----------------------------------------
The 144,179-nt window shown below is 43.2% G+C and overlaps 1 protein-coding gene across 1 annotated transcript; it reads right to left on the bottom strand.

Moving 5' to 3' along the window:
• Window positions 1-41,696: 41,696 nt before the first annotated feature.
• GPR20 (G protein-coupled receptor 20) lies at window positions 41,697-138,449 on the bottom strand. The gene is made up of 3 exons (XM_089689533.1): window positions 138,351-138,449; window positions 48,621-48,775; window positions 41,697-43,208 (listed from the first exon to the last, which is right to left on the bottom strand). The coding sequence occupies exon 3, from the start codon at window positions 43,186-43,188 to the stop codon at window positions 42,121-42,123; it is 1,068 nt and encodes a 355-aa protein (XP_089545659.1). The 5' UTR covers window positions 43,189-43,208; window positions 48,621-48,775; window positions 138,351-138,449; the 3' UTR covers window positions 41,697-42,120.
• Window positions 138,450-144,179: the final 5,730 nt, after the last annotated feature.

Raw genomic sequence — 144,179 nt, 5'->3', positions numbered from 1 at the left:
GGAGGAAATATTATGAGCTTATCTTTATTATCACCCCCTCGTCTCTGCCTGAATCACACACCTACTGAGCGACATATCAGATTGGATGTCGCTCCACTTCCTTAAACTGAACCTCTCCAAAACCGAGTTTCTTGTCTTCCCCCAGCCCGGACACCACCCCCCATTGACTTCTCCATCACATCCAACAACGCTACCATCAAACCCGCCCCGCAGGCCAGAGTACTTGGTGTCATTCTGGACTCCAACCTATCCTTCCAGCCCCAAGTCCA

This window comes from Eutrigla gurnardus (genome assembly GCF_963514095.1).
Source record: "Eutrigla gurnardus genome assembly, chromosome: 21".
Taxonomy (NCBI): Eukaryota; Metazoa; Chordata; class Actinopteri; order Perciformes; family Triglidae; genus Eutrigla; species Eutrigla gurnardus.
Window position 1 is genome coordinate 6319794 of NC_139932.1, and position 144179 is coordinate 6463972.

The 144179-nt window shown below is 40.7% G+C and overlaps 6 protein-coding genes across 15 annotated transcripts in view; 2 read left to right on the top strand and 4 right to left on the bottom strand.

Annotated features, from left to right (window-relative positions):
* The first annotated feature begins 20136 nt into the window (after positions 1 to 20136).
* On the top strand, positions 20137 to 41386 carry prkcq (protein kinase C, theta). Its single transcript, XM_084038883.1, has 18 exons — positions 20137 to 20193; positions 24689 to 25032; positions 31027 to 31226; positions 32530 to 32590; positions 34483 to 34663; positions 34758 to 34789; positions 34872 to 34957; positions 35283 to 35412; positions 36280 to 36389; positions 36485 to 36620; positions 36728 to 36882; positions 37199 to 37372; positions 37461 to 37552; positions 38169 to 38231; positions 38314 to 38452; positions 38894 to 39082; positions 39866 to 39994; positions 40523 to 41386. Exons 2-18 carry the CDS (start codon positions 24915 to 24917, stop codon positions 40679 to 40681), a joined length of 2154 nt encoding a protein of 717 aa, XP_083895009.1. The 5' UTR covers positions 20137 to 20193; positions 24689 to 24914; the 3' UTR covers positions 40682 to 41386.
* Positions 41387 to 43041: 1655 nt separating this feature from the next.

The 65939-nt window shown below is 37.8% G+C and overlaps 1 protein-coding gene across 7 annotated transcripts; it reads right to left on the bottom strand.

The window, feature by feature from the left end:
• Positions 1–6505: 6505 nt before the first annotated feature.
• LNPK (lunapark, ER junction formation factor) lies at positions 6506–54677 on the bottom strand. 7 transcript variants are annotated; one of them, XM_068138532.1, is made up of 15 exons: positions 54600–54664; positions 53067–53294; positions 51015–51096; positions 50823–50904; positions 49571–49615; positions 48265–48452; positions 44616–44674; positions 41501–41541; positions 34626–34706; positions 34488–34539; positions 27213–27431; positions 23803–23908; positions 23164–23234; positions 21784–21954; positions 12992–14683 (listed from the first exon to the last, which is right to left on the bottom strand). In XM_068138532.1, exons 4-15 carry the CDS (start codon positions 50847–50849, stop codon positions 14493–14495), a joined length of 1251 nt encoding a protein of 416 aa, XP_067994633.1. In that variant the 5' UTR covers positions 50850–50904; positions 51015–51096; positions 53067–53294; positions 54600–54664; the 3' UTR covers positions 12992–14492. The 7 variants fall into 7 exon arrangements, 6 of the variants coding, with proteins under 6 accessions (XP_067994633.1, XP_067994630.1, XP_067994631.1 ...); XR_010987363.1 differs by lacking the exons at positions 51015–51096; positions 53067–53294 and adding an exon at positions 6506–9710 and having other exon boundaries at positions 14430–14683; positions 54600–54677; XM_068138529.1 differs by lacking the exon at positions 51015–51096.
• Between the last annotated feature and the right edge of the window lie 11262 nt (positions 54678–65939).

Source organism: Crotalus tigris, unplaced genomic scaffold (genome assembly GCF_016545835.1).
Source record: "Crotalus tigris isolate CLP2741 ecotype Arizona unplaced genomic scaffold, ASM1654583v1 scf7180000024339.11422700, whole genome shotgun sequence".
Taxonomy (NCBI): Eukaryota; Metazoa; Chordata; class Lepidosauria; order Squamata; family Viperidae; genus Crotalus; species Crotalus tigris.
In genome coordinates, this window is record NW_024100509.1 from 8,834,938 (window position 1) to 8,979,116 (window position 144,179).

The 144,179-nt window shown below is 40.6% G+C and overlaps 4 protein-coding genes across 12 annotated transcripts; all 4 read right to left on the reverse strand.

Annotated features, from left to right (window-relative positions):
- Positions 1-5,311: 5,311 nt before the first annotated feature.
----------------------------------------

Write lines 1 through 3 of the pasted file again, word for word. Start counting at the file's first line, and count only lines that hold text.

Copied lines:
The 144,179-nt window shown below is 43.2% G+C and overlaps 1 protein-coding gene across 1 annotated transcript; it reads right to left on the bottom strand.

Moving 5' to 3' along the window:
• Window positions 1-41,696: 41,696 nt before the first annotated feature.